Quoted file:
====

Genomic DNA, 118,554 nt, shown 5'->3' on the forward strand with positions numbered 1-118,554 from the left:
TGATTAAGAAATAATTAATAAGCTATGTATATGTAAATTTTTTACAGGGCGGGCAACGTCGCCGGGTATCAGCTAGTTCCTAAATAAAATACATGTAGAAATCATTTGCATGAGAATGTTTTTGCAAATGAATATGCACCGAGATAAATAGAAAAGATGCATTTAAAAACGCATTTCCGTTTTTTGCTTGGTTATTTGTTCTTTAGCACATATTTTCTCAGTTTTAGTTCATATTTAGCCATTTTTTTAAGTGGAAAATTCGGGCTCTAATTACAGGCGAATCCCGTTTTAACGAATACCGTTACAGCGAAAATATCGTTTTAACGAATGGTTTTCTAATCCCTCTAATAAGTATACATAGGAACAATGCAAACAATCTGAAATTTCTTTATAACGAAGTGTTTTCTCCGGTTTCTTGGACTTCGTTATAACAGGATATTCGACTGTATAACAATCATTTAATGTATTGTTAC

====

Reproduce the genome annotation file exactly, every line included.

Genomic DNA, 118,554 nt, shown 5'->3' on the forward strand with positions numbered 1-118,554 from the left:
TGATTAAGAAATAATTAATAAGCTATGTATATGTAAATTTTTTACAGGGCGGGCAACGTCGCCGGGTATCAGCTAGTTCCTAAATAAAATACATGTAGAAATCATTTGCATGAGAATGTTTTTGCAAATGAATATGCACCGAGATAAATAGAAAAGATGCATTTAAAAACGCATTTCCGTTTTTTGCTTGGTTATTTGTTCTTTAGCACATATTTTCTCAGTTTTAGTTCATATTTAGCCATTTTTTTAAGTGGAAAATTCGGGCTCTAATTACAGGCGAATCCCGTTTTAACGAATACCGTTACAGCGAAAATATCGTTTTAACGAATGGTTTTCTAATCCCTCTAATAAGTATACATAGGAACAATGCAAACAATCTGAAATTTCTTTATAACGAAGTGTTTTCTCCGGTTTCTTGGACTTCGTTATAACAGGATATTCGACTGTATAACAATCATTTAATGTATTGTTAC